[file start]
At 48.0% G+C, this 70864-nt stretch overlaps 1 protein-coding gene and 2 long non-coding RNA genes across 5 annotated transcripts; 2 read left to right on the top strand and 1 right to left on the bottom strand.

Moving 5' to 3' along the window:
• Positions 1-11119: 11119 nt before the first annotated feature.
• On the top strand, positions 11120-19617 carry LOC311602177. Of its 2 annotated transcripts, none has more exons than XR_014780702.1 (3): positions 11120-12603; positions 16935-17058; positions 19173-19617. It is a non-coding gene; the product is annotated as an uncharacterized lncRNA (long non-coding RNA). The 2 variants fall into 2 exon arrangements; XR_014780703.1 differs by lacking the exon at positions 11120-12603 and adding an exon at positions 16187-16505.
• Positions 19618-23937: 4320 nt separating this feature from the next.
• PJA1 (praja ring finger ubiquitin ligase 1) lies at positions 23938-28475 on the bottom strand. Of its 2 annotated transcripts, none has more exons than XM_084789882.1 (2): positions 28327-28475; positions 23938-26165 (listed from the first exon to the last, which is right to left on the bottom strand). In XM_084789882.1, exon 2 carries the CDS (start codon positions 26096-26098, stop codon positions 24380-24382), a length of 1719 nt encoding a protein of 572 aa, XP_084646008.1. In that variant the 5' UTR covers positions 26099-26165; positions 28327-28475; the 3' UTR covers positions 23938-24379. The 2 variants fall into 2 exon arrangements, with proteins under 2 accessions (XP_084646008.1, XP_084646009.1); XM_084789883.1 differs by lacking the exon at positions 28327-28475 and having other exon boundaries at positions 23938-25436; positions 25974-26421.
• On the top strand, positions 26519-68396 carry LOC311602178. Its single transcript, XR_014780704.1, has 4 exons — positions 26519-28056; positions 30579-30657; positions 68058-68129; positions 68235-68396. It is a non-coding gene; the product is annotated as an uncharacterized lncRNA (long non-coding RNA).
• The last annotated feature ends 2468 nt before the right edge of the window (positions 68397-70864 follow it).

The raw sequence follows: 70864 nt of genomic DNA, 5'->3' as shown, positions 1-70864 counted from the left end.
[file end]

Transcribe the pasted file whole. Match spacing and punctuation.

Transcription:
At 48.0% G+C, this 70864-nt stretch overlaps 1 protein-coding gene and 2 long non-coding RNA genes across 5 annotated transcripts; 2 read left to right on the top strand and 1 right to left on the bottom strand.

Moving 5' to 3' along the window:
• Positions 1-11119: 11119 nt before the first annotated feature.
• On the top strand, positions 11120-19617 carry LOC311602177. Of its 2 annotated transcripts, none has more exons than XR_014780702.1 (3): positions 11120-12603; positions 16935-17058; positions 19173-19617. It is a non-coding gene; the product is annotated as an uncharacterized lncRNA (long non-coding RNA). The 2 variants fall into 2 exon arrangements; XR_014780703.1 differs by lacking the exon at positions 11120-12603 and adding an exon at positions 16187-16505.
• Positions 19618-23937: 4320 nt separating this feature from the next.
• PJA1 (praja ring finger ubiquitin ligase 1) lies at positions 23938-28475 on the bottom strand. Of its 2 annotated transcripts, none has more exons than XM_084789882.1 (2): positions 28327-28475; positions 23938-26165 (listed from the first exon to the last, which is right to left on the bottom strand). In XM_084789882.1, exon 2 carries the CDS (start codon positions 26096-26098, stop codon positions 24380-24382), a length of 1719 nt encoding a protein of 572 aa, XP_084646008.1. In that variant the 5' UTR covers positions 26099-26165; positions 28327-28475; the 3' UTR covers positions 23938-24379. The 2 variants fall into 2 exon arrangements, with proteins under 2 accessions (XP_084646008.1, XP_084646009.1); XM_084789883.1 differs by lacking the exon at positions 28327-28475 and having other exon boundaries at positions 23938-25436; positions 25974-26421.
• On the top strand, positions 26519-68396 carry LOC311602178. Its single transcript, XR_014780704.1, has 4 exons — positions 26519-28056; positions 30579-30657; positions 68058-68129; positions 68235-68396. It is a non-coding gene; the product is annotated as an uncharacterized lncRNA (long non-coding RNA).
• The last annotated feature ends 2468 nt before the right edge of the window (positions 68397-70864 follow it).

The raw sequence follows: 70864 nt of genomic DNA, 5'->3' as shown, positions 1-70864 counted from the left end.